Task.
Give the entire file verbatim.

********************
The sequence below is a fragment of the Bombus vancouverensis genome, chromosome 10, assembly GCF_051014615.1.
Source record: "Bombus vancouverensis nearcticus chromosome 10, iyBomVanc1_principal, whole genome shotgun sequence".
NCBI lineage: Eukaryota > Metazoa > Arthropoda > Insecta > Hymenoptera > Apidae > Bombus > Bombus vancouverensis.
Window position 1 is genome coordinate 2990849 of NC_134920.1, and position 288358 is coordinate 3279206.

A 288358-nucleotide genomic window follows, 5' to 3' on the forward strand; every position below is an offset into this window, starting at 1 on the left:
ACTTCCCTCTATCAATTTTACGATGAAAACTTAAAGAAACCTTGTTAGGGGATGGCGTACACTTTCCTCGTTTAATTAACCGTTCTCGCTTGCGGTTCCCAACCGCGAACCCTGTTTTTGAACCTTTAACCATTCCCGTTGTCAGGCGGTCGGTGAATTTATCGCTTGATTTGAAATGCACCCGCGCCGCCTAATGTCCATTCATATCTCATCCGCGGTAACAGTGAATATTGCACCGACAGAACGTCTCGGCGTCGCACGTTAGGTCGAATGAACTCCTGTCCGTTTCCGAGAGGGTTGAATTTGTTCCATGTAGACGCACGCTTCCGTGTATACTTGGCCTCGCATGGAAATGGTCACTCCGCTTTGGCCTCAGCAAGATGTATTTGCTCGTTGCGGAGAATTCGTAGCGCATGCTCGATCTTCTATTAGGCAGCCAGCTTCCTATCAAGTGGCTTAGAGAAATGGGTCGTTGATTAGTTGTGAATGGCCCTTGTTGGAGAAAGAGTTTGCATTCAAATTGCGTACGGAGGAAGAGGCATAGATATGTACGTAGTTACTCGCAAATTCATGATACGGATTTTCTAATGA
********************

The sequence below is a fragment of the Bombus vancouverensis genome, chromosome 10, assembly GCF_051014615.1.
Source record: "Bombus vancouverensis nearcticus chromosome 10, iyBomVanc1_principal, whole genome shotgun sequence".
NCBI lineage: Eukaryota > Metazoa > Arthropoda > Insecta > Hymenoptera > Apidae > Bombus > Bombus vancouverensis.
Window position 1 is genome coordinate 2990849 of NC_134920.1, and position 288358 is coordinate 3279206.

A 288358-nucleotide genomic window follows, 5' to 3' on the forward strand; every position below is an offset into this window, starting at 1 on the left:
ACTTCCCTCTATCAATTTTACGATGAAAACTTAAAGAAACCTTGTTAGGGGATGGCGTACACTTTCCTCGTTTAATTAACCGTTCTCGCTTGCGGTTCCCAACCGCGAACCCTGTTTTTGAACCTTTAACCATTCCCGTTGTCAGGCGGTCGGTGAATTTATCGCTTGATTTGAAATGCACCCGCGCCGCCTAATGTCCATTCATATCTCATCCGCGGTAACAGTGAATATTGCACCGACAGAACGTCTCGGCGTCGCACGTTAGGTCGAATGAACTCCTGTCCGTTTCCGAGAGGGTTGAATTTGTTCCATGTAGACGCACGCTTCCGTGTATACTTGGCCTCGCATGGAAATGGTCACTCCGCTTTGGCCTCAGCAAGATGTATTTGCTCGTTGCGGAGAATTCGTAGCGCATGCTCGATCTTCTATTAGGCAGCCAGCTTCCTATCAAGTGGCTTAGAGAAATGGGTCGTTGATTAGTTGTGAATGGCCCTTGTTGGAGAAAGAGTTTGCATTCAAATTGCGTACGGAGGAAGAGGCATAGATATGTACGTAGTTACTCGCAAATTCATGATACGGATTTTCTAATGA